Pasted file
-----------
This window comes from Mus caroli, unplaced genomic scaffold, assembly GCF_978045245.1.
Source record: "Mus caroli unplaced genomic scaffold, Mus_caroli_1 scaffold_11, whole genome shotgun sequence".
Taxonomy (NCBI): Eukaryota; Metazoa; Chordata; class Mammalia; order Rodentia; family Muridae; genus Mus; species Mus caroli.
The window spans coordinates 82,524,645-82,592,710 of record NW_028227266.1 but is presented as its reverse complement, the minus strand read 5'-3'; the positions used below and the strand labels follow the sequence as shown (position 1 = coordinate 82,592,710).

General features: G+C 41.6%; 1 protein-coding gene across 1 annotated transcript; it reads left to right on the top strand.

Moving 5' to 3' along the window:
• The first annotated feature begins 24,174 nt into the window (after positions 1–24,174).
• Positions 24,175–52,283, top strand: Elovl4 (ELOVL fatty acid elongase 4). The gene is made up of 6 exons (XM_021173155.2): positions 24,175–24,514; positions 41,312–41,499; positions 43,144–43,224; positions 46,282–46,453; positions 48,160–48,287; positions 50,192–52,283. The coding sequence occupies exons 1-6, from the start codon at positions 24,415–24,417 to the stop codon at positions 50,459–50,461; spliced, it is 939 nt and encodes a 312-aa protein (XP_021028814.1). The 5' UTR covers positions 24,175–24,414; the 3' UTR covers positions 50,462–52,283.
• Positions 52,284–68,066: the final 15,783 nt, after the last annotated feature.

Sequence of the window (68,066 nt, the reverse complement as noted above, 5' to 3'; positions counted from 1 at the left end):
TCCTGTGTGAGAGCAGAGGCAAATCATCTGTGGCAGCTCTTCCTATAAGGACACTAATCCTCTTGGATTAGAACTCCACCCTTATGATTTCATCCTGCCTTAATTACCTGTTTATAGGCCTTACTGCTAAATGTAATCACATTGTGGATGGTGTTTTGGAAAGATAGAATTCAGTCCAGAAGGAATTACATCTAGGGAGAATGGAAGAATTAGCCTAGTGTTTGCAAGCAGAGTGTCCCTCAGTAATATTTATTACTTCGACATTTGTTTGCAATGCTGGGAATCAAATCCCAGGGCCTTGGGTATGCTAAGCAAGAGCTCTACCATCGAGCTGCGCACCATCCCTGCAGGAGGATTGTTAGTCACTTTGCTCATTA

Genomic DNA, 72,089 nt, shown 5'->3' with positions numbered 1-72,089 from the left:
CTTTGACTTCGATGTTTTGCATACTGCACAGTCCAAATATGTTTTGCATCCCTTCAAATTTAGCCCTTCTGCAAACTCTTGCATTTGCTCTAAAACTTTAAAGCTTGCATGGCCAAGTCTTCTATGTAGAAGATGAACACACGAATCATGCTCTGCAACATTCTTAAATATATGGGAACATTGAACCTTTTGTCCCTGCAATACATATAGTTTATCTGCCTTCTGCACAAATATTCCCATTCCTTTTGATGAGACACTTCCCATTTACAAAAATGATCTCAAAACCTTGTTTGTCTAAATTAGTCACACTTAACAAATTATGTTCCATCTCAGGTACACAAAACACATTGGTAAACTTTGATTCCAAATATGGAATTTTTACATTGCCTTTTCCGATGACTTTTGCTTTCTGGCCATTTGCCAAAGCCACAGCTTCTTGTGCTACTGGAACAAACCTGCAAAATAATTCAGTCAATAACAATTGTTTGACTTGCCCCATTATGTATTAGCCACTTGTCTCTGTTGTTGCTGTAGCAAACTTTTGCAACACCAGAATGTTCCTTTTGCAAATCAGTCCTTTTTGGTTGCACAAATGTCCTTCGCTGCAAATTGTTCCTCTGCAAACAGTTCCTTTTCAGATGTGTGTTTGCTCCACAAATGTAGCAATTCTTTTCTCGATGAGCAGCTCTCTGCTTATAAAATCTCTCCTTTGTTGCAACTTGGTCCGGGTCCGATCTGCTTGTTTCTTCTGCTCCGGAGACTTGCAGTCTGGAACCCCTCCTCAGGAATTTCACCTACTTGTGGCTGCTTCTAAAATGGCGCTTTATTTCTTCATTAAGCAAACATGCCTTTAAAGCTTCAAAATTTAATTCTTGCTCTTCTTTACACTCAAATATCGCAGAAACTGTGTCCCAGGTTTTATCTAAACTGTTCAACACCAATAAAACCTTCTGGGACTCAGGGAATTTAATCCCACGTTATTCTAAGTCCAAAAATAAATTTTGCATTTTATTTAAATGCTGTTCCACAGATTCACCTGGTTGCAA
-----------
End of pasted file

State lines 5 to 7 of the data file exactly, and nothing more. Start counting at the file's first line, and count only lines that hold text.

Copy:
General features: G+C 41.6%; 1 protein-coding gene across 1 annotated transcript; it reads left to right on the top strand.

Moving 5' to 3' along the window:
• The first annotated feature begins 24,174 nt into the window (after positions 1–24,174).